The humble sleeping mat has undergone a revolution over the past five or so years. Not so long ago, the choice was between a closed cell mat or a Thermarest self-inflating mat. Now we have a plethora of air mats to choose from.
Thermarest Light 3/4
At the luxury end, Exped introduced their Downmat. An air bed filled with down, it was simultaneously more comfortable and warmer than anything else on the market, but it was quite heavy.
Thermarest responded with the NeoAir, which was much lighter and used an innovative air chamber and reflective material to achieve a decent level of insulation. While not as comfortable or warm as the Downmat, it was considerably more compact and lighter.
Thermarest NeoAir 3/4 (with MYOG fleece cover)
POE (now Hyalite) pitched in with a number of different mats like the Ether Elite and Peak Elite AC. Meanwhile, Exped was introducing lighter air beds with synthetic insulation and latterly a lighter weight down mat.
Thermarest responded with updated versions of the NeoAir. Nemo, Alpkit and Trango have also produced their own versions. Now we have a significant choice in manufacturers, weight and insulation in the airbed market.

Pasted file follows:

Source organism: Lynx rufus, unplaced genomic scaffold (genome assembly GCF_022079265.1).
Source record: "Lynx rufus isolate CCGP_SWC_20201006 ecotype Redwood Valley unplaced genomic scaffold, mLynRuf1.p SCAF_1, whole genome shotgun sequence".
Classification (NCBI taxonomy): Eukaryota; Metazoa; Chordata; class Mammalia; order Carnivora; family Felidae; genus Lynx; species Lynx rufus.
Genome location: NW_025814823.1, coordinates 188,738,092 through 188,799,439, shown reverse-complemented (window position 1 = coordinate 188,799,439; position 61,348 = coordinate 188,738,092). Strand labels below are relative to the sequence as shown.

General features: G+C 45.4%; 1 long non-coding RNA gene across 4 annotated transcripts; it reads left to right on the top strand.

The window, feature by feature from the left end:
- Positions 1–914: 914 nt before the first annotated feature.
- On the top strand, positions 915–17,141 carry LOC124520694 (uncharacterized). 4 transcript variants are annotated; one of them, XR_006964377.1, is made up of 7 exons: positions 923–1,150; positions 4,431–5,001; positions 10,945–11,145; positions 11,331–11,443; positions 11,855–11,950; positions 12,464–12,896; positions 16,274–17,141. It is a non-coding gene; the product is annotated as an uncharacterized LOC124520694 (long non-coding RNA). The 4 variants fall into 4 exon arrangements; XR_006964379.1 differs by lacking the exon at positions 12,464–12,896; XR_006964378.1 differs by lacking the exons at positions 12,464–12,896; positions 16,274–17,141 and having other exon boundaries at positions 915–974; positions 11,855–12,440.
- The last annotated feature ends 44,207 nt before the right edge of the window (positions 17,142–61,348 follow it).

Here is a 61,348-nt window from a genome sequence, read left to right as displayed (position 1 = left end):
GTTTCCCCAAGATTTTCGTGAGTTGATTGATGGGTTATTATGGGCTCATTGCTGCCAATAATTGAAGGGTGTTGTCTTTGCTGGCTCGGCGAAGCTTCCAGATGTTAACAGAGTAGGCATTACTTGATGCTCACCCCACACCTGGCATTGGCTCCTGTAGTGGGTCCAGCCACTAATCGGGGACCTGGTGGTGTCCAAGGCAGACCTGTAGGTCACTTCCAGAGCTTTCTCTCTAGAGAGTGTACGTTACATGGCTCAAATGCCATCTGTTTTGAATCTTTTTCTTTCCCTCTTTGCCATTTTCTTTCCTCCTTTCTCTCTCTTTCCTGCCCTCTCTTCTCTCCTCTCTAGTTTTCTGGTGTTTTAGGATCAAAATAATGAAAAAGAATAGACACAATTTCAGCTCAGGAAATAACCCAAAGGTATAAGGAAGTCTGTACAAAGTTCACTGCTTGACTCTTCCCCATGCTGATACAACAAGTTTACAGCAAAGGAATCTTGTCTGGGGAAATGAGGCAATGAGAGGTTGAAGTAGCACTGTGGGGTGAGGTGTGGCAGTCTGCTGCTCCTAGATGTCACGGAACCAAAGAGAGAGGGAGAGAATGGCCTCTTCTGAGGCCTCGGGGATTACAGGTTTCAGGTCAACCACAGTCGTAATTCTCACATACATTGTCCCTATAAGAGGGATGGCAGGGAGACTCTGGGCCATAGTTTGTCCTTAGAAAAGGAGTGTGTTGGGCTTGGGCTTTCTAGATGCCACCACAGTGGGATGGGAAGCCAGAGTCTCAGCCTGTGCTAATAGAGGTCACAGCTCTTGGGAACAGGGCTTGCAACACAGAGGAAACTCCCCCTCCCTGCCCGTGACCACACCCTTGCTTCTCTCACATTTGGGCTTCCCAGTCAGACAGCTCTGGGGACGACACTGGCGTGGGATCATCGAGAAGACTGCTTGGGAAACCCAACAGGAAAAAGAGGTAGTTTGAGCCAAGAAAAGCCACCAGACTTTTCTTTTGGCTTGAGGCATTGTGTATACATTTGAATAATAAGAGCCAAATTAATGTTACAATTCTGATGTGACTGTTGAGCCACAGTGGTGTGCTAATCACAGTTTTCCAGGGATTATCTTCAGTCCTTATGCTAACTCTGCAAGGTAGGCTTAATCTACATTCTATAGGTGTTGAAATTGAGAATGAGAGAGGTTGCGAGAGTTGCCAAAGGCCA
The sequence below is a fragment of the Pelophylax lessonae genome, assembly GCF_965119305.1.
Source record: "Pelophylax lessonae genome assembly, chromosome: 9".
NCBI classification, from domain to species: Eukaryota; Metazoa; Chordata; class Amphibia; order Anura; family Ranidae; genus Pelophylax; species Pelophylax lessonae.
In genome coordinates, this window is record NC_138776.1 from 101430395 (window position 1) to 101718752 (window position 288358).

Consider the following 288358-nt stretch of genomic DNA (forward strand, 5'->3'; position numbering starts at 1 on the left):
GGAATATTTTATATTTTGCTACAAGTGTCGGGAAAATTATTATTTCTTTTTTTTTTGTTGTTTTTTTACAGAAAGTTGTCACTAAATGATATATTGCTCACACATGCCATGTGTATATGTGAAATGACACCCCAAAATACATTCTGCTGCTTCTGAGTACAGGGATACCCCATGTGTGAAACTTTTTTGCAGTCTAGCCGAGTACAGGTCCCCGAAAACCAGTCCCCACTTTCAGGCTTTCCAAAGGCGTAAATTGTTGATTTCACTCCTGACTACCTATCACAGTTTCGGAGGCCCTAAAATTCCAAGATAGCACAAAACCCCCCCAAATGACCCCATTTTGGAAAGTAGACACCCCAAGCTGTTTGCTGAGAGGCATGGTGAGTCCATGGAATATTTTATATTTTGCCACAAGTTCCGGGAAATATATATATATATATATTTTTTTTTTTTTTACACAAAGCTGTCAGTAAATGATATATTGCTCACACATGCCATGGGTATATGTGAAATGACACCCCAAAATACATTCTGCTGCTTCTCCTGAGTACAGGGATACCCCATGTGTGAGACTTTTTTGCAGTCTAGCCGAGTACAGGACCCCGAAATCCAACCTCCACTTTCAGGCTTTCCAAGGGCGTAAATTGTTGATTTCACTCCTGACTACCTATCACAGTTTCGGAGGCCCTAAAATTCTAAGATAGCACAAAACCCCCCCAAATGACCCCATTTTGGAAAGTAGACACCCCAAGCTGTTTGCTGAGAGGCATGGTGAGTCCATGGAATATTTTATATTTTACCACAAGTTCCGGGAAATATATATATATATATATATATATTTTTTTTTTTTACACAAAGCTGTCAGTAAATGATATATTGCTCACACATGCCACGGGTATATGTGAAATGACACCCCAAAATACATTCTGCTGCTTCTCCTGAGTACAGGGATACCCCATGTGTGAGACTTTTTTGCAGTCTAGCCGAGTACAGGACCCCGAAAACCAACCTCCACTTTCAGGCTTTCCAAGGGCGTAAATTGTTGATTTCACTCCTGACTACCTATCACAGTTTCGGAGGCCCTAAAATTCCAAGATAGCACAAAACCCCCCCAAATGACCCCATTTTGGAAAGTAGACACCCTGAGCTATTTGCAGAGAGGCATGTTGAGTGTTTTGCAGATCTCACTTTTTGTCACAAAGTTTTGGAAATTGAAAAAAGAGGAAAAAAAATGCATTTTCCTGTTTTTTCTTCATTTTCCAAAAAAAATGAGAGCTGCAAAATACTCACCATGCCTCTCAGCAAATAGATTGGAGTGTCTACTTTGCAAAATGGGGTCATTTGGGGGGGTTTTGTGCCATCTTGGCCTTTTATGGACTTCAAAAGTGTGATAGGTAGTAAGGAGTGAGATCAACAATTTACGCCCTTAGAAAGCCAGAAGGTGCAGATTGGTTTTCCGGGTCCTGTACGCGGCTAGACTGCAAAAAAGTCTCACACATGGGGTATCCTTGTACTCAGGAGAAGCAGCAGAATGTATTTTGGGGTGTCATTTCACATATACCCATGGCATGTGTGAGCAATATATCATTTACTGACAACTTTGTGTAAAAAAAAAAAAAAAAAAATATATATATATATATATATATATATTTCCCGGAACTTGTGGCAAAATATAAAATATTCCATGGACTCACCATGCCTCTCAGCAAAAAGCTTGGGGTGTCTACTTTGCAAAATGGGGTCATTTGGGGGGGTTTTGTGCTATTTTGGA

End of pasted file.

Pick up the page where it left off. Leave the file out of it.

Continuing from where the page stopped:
POE Ether Elite
However, another trend has been emerging: tales of failures. When we were restricted to self–inflating mattresses, reports of punctures were quite rare. Now it seems there’s a regular flow of reports of failures (punctures and seam welds) from bloggers and twitterers.
The question that many backpackers are asking is whether air mats are worth the risk of catastrophic failure. Until Dartmoor last year I’d happily used various air mats and hadn’t really considered it much.
POE Peak Elite AC
For some time I’ve been using a thin roll of foam under mats anyway to boost insulation and as a pad for my backpack. So at least I had a backup when my Exped Synmat UL sprung a leak. It wasn’t very comfortable but at least I had some insulation.
It’s made me think that I wouldn’t risk an air mat on longer trips in future. Air mats are significantly more comfortable than self–inflating ones, especially on lumpy ground. However, a self–inflating mat is much more comfortable than an air mat with a puncture.
Exped Synmat UL
Maybe for weekends, I’d take the risk. Indeed, my next trip will be over a weekend, so I’m inclined to take my Downmat UL. I expect that I’ll be returning to self–inflating mats for much of the rest of the year.
Nemo Zor (l) and Multimat Superlite (r)
Of course. It will be interesting to see whether a lightweight mat like the Nemo Zor really is more durable than an air bed. Perhaps self–inflating mats are the happy medium between comfort and robustness. Anyone got any thoughts?